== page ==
Additional features of PC, in order of decreasing prevalence, include: focal palmoplantar keratoderma (plantar, 90 %; palmar, 50 %); palmoplantar hyperhidrosis (75 %); oral leukokeratosis (50 %, more prominent in PC-1); follicular keratoses in sites of friction, such as the elbows, knees, and waistline (50 %); natal or neonatal teeth (PC-2, 50 %; PC-1, 0 %); cutaneous cysts (25 %, more common in PC-2); coarse or twisted hair (25 %, more common in PC-2); hoarseness due to laryngeal involvement (15 %); and corneal abnormalities (<5 %) [1]. A history of natal or neonatal teeth is highly suggestive of PC-2. Whereas epidermal inclusion cysts can be observed in both types of PC, the presence of steatocystomas or vellus hair cysts points to a diagnosis of PC-2. However, the typical post-pubertal onset limits this feature's utility as an early discriminating factor. Although the presence of pili torti also favors a diagnosis of PC-2, brittle, coarse hair has been observed in both types. The development of painful oral and nipple lesions during breastfeeding and copious production of ear wax were recently described as additional clinical manifestations of PC [1].

Quality of life assessments have noted that plantar pain is the most disabling feature of PC. The development of plantar keratoderma is typically delayed until the child begins to walk, and blisters often precede the hyperkeratosis. Exquisite plantar pain commonly results in an inability to walk without an ambulatory aid, which is an underreported morbidity of the disease [1].

Oral manifestations are frequently the earliest sign of PC and most commonly comprise leukokeratosis of the tongue and buccal mucosa. When the buccal mucosa is involved, accentuation along the bite line usually is noted. Clinically, these lesions may mimic oral candidiasis, white-sponge nevus, hairy tongue, or premalignant leukoplakia. However, malignant degeneration has not been reported [1]. Angular cheilitis, which is often associated with a candidal infection, also has also been described in association with PC [4].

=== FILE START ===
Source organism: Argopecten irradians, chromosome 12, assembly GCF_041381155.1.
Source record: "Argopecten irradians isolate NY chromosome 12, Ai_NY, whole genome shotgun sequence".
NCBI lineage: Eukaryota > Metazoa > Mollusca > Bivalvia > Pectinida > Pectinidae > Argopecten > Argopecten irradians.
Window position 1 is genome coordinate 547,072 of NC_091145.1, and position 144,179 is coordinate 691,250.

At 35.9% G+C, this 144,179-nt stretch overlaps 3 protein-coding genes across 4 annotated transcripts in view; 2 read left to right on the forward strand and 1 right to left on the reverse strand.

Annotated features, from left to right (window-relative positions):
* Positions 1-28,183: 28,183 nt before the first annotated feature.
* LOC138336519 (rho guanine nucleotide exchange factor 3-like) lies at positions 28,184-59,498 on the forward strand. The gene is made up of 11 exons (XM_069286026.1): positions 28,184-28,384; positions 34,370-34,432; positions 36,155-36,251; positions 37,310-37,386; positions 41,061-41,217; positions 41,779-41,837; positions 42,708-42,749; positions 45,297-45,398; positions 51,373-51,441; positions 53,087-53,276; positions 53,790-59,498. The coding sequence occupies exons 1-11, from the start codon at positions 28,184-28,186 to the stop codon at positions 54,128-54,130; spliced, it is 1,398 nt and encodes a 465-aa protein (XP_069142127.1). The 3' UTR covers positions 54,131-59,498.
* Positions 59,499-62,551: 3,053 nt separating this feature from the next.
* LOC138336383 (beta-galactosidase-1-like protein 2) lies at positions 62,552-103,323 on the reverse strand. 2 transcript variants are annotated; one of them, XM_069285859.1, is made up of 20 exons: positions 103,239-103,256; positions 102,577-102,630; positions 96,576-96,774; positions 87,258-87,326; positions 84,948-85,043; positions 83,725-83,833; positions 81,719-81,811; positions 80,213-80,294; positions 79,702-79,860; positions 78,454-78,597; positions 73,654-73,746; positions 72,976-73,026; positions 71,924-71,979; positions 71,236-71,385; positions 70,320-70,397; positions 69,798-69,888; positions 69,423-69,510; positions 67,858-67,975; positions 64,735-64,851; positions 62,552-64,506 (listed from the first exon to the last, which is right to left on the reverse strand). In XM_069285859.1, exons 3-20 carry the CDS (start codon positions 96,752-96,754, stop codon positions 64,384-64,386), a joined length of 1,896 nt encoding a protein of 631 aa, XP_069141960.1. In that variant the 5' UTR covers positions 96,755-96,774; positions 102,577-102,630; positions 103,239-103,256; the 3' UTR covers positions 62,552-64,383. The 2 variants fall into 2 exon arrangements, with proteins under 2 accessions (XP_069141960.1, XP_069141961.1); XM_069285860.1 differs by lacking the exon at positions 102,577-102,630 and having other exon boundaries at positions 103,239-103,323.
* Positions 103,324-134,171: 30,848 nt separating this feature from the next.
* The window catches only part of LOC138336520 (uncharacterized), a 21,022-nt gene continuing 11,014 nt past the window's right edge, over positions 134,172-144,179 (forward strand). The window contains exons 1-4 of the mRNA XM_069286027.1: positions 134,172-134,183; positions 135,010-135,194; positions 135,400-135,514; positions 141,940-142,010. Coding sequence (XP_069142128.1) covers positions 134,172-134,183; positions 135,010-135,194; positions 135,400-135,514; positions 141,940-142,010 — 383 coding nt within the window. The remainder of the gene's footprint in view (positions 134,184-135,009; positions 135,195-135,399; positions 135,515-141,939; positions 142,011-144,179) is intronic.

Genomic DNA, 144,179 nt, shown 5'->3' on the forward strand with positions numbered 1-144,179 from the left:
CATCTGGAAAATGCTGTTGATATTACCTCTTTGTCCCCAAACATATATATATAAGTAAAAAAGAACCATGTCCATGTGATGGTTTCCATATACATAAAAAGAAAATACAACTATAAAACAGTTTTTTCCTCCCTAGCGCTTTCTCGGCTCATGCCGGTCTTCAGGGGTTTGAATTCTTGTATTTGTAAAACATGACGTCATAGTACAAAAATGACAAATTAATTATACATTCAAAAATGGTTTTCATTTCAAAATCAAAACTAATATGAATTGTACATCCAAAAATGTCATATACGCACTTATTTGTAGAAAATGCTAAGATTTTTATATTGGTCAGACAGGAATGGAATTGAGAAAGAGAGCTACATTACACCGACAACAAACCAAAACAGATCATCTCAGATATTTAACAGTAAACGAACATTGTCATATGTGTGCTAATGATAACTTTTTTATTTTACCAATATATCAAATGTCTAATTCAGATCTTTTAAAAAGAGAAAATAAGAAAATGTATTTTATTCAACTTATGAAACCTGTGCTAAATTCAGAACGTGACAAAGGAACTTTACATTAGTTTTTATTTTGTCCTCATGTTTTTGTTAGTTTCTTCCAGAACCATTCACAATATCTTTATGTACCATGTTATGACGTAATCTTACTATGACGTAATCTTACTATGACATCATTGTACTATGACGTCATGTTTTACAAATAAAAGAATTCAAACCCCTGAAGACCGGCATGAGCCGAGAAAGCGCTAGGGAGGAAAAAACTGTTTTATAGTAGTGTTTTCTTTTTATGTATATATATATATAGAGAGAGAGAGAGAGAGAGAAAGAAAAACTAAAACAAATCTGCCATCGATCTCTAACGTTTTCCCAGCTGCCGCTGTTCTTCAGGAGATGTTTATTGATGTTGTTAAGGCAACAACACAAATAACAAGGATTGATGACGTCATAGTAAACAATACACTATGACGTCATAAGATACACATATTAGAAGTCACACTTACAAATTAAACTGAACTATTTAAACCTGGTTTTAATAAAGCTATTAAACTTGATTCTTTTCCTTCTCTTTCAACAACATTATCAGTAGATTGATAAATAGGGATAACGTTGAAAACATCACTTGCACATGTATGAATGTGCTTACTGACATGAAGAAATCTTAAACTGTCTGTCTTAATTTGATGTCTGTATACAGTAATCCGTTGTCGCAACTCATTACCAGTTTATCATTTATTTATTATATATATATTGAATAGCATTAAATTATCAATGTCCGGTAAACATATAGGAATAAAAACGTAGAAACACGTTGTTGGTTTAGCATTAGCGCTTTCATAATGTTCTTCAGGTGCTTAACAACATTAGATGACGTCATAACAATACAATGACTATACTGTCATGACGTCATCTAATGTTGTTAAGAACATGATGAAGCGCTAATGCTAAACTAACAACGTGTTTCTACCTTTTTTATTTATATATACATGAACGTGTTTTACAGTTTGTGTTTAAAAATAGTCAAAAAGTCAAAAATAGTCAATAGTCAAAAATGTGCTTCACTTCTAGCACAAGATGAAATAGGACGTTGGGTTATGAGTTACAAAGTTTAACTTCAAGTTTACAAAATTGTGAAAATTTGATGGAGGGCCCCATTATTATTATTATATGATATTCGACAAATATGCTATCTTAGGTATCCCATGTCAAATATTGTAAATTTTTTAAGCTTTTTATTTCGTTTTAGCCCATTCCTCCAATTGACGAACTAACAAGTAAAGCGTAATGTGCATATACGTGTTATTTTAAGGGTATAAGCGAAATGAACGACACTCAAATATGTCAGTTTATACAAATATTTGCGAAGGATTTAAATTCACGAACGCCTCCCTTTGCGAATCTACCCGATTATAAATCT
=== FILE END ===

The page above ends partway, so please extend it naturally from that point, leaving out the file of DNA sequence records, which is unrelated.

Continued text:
To our knowledge, median rhomboid glossitis (MRG) has not previously been reported in association with PC. Median rhomboid glossitis appears as a shiny, rhomboidal or diamond-shaped, depapillated, erythematous patch on the medial aspect of the dorsal surface of the tongue just anterior to the circumvallate papillae [5]. A less common presentation that involves the paramedial area of the tongue has been termed atypical rhomboid glossitis [6]. Median rhomboid glossitis has been reported to occur in association with candidal cheilitis, and palatine kissing lesions may represent a sign of human immunodeficiency virus infection or other immunodeficiency states [7]. The lesion may be asymptomatic, as in our patient, or may be associated with a burning sensation [5]. Median rhomboid glossitis was once thought to represent a developmental anomaly that was related to persistence of an embryonic structure, the tuberculum impar. However, MRG is now considered to be a localized, chronic infection with Candida albicans. This belief is buttressed by reports of yeast and pseudohyphae in lesional scrapings, positive cultures, and rapid clearance with antifungal therapy [5]. Treatment of our patient with nystatin suspension for several weeks led to some improvement but not clearance of the MRG, which suggests that PC and candidiasis were both factors in its pathogenesis.

Like most genodermatoses, there are currently no specific treatments for PC [8]. Therapy is directed at the manifestations that are most troublesome to individual patients. Treatment of the nail alterations is challenging. Avulsion of distorted nails provides only temporary benefit, as regrowth is often associated with more severe distortion [3]. Ablation of the nail matrix has been reported to improve function and appearance in some patients [9]. Overnight occlusion with urea or salicylic acid pastes in conjunction with mechanical paring has been variably successful. Systemic retinoid therapy sometimes improves oral leukokeratosis and follicular keratoses but has little effect on keratoderma or nail dystrophy [3]. Twice daily application of 20 percent aluminum chloride solution followed by 10 percent salicylic acid ointment has been reported to alleviate plantar hyperhidrosis and painful ambulation. [10] Plantar injections of botulinum toxin type A after intravenous regional anesthesia has led to relief of pain and hyperhidrosis in three patients with severe plantar involvement. The duration of improvement ranged from 6 weeks to 6 months, and tachyphylaxis did not occur in individuals who underwent repeated treatments [11].

Although the ultimate goal of targeted gene correction is still impractical, gene therapy aimed at suppressing production of the abnormal protein represents a plausible option for diseases caused by dominant-negative keratin mutations. Considering the accessibility of the skin, advancements in delivery systems, and the availability of RNA reduction agents, such as antisense oligonucleotides, triplex-forming oligonucleotides, and small interfering RNA, gene silencing approaches to the treatment of PC may be feasible in the near future [12].